Mellon Research Initiative: Events
Is Contemporary Art History?
February 28, 2014
Organized by Robert Slifkin, Assistant Professor of Fine Arts, Institute of Fine Arts, New York University.
In the past few years, interest in contemporary art as a viable subject for art historical scholarship and pedagogy has substantially expanded. As increasing numbers of graduate students pursue dissertations and masters theses on the art produced in their lifetimes, many art history programs have sought to enlarge course offerings and faculty expertise in these fields. While these trends certainly reflect the growing clout of contemporary art in the marketplace and museums it may also suggest a larger shift in the discipline of art history itself. This workshop seeks to better understand these broader methodological implications of the new disciplinary terrain of contemporary art. Working from the hypothesis that it is possible to produce serious art historical scholarship on contemporary art this workshop will consider the practical and methodological challenges such material poses for the practicing art historian.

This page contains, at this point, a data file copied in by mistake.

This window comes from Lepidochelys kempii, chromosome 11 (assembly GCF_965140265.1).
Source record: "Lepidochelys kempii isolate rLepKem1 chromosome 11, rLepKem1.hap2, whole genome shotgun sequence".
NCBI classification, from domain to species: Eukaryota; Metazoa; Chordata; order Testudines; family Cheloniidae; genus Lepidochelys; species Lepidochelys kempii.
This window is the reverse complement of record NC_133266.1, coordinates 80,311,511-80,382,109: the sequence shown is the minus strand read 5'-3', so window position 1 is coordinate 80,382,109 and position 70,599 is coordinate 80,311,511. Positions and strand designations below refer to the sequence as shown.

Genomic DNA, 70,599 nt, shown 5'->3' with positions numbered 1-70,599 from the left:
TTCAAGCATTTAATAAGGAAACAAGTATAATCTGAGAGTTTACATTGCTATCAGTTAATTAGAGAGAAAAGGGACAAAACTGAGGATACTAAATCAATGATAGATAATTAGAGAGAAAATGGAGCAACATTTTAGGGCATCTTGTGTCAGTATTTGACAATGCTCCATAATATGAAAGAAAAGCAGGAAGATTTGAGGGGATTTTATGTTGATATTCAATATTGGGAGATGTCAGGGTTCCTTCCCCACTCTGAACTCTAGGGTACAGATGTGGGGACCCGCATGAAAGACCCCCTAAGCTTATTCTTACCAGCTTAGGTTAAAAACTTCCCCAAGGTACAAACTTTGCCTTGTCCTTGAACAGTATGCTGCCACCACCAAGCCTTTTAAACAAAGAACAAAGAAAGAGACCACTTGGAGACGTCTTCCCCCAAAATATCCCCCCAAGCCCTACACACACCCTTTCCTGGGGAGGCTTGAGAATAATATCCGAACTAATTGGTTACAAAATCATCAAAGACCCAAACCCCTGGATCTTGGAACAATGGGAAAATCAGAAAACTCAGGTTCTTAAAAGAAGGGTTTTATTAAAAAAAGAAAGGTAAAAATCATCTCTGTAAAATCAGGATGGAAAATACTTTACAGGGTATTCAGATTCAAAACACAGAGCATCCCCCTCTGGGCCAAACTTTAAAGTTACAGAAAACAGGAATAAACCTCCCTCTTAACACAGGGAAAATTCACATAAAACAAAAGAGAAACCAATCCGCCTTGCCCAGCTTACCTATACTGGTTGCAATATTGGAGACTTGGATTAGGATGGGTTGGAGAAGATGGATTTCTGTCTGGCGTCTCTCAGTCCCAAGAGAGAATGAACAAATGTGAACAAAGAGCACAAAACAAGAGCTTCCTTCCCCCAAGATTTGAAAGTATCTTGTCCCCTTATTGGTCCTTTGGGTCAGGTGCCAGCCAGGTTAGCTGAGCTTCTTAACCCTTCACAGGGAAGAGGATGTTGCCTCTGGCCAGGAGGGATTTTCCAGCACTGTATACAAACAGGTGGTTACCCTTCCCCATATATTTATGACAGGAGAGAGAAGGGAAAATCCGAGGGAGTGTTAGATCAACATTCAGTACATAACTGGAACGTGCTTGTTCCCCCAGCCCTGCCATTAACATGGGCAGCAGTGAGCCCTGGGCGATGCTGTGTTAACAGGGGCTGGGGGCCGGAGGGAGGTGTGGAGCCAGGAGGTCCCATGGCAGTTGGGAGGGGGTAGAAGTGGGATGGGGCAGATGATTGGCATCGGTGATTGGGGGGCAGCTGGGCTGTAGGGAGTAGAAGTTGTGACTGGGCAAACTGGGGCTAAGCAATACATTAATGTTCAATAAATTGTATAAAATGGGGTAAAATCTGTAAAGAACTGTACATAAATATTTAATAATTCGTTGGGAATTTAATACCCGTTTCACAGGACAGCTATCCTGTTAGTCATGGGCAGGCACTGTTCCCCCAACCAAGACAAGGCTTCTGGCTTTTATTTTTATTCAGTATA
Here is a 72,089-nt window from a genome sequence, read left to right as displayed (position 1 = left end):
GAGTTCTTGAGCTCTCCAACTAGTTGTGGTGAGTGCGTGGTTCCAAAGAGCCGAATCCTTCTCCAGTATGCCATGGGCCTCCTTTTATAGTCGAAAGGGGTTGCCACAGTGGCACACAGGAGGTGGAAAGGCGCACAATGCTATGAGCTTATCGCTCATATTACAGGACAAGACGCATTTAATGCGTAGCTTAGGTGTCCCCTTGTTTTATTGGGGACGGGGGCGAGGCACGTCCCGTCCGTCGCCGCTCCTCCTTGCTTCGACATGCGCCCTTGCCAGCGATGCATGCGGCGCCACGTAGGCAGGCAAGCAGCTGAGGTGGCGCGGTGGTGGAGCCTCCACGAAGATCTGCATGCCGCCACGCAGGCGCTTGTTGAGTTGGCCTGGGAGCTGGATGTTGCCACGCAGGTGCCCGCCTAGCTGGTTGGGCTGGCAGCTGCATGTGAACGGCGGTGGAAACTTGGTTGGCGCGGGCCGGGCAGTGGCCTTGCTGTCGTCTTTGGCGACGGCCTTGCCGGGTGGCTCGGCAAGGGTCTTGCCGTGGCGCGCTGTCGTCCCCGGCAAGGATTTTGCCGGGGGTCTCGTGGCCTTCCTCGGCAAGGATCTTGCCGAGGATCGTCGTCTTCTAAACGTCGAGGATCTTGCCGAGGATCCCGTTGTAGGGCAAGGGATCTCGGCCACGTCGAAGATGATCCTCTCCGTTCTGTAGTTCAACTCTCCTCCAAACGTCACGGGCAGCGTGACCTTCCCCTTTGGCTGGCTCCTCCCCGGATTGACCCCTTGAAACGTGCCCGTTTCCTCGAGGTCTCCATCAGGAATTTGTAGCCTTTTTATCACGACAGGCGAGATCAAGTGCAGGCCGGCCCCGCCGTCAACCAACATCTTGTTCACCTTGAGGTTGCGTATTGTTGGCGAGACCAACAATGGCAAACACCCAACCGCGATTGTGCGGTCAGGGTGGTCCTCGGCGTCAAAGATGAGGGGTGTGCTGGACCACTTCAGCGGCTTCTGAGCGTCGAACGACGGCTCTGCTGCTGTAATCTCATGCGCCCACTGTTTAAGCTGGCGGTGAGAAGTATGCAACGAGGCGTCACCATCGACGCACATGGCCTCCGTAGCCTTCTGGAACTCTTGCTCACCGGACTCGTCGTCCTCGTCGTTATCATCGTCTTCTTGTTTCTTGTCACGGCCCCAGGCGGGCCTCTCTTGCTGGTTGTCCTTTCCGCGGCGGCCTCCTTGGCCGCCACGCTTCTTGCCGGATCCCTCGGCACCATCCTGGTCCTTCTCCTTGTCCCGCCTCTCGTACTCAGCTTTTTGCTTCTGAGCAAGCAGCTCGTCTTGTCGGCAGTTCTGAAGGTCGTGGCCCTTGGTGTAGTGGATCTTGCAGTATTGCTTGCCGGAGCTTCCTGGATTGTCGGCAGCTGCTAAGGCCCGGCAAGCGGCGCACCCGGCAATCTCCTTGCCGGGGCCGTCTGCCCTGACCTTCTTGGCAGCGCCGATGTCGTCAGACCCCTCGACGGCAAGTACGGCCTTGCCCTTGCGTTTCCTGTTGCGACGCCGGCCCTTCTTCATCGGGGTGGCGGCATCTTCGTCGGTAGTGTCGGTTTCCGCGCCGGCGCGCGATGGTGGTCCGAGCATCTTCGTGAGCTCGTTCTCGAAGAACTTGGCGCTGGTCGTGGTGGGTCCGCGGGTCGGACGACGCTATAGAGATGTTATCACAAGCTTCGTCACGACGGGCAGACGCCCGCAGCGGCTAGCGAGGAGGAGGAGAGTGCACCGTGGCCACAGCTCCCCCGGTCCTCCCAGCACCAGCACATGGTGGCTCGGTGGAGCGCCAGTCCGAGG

This workshop will begin with a series of short presentations by a group of art historians, critics, and curators in which they describe their own approaches to the practice of writing on contemporary art followed by a discussion among the speakers and the audience aimed at formulating concepts that might be useful for students and professors who work on these materials and are interested in developing approaches to their the research, writing, and teaching related to contemporary art.
Alexander Alberro, Virginia Bloedel Wright Professor of Art History, Barnard College
Claire Bishop, Professor of Contemporary Art, Theory and Exhibition History, City University New York, Graduate Center
Johanna Burton, Keith Haring Director and Curator of Education and Public Engagement New Museum
Thomas Crow, Rosalie Solow Professor of Modern Art; Insitute of Fine Arts, New York University
Darby English, Starr Director of the Research and Academic Program, Sterling and Francine Clark Art Institute
Matthew Jesse Jackson, Associate Professor of Art History, University of Chicago
Carrie Lambert-Beatty, Professor, Department of Visual and Environmental Studies and Department of History of Art and Architecture, Harvard University
Joe Scanlon, Director, Professor of Visual Arts in the Lewis Center for the Arts, Princeton University
A full agenda will be posted in winter 2014.
Mellon Research Initiative
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